Electric propulsion systems far smaller than anything previously flown could be ready for deployment by 2012, enabling the US Air Force's very small satellites to perform intricate and prolonged space manoeuvres.
Giving very small satellites this manoeuvring ability will enable them to travel between different orbits, adjust their trajectory during intricate formation flying and carry out their own destructive controlled re-entries at the end of their useful lives, reducing the space debris problem.
US Air Force Office of Scientific Research-funded work being carried out at the Massachusetts Institute of Technology is focused on electrically charged salts known as ionic liquids. In the next few months, the velocity of a prototype thruster's ions and their energy will be measured to determine the engine's thrust and efficiency.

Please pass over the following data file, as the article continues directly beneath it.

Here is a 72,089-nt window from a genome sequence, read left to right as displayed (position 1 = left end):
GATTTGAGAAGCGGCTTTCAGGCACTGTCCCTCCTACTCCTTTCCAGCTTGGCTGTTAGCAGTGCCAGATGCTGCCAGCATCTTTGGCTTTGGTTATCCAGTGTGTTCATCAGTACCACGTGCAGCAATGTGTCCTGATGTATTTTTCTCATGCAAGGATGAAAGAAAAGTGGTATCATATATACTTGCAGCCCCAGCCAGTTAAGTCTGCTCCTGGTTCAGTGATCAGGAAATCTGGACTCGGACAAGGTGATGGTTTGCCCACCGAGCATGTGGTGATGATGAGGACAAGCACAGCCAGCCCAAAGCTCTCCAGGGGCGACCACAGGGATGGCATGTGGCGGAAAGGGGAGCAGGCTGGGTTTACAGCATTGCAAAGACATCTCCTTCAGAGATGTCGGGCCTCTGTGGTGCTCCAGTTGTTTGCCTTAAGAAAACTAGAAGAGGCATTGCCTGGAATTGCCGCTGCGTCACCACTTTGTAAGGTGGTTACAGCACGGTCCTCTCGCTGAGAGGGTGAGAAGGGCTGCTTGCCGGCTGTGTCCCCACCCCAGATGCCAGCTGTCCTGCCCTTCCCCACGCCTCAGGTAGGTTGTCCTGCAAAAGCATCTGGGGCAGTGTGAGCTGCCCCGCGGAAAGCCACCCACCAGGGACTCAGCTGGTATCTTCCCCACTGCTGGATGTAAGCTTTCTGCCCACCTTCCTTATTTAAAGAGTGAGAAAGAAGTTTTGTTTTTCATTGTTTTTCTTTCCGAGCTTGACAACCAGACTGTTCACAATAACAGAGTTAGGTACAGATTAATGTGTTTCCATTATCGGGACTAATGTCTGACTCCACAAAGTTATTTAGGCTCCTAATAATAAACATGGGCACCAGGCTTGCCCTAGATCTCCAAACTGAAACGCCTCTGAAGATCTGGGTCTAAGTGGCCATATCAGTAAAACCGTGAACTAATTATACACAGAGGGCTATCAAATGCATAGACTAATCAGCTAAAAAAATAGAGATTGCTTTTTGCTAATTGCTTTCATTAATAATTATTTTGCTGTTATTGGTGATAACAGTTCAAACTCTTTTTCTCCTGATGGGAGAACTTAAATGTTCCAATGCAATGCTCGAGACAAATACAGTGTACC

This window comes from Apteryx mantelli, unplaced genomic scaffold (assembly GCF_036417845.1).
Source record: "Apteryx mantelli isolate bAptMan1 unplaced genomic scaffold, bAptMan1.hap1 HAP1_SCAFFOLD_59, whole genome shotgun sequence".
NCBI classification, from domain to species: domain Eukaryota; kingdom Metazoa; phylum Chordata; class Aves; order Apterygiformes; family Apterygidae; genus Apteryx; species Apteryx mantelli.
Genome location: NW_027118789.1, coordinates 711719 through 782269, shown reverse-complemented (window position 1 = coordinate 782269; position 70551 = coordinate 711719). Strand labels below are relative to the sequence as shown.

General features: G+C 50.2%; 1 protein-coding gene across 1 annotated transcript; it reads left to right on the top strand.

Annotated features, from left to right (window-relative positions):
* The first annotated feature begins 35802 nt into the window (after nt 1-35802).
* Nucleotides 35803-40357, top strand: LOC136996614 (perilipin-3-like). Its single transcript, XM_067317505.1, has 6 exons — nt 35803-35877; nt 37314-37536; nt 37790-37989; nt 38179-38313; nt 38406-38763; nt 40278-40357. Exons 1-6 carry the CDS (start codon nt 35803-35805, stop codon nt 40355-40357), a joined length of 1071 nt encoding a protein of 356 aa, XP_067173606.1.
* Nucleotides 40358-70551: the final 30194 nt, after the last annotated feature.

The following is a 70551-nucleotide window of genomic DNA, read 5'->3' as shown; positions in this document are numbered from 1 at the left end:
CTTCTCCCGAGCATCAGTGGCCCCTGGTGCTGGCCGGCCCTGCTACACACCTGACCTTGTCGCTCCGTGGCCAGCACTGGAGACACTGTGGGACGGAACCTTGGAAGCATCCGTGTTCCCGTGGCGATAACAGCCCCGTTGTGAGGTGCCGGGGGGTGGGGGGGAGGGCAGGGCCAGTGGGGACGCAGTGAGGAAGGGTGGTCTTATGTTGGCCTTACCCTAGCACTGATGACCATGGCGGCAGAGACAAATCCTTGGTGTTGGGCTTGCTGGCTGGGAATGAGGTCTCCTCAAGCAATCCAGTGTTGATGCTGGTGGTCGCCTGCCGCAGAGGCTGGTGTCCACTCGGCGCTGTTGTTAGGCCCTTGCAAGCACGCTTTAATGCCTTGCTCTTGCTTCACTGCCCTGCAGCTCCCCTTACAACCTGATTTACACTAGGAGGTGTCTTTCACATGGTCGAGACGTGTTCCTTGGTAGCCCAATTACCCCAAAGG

Then, later this year, the researchers will study how these mini-thrusters can be built into so-called cubesats, a class of small satellites used as technology demonstrators by governments, companies and universities. They are launched "piggyback" with rockets' larger, primary payloads.
The mini-thruster technology could also be used for manufacturing electronics, according to project leader Paulo Lozano: "Fast-moving ions coming out from the mini-thrusters can be used to etch semiconductors to create patterns in the nanometer scale, to fabricate computer chips or small mechanical devices."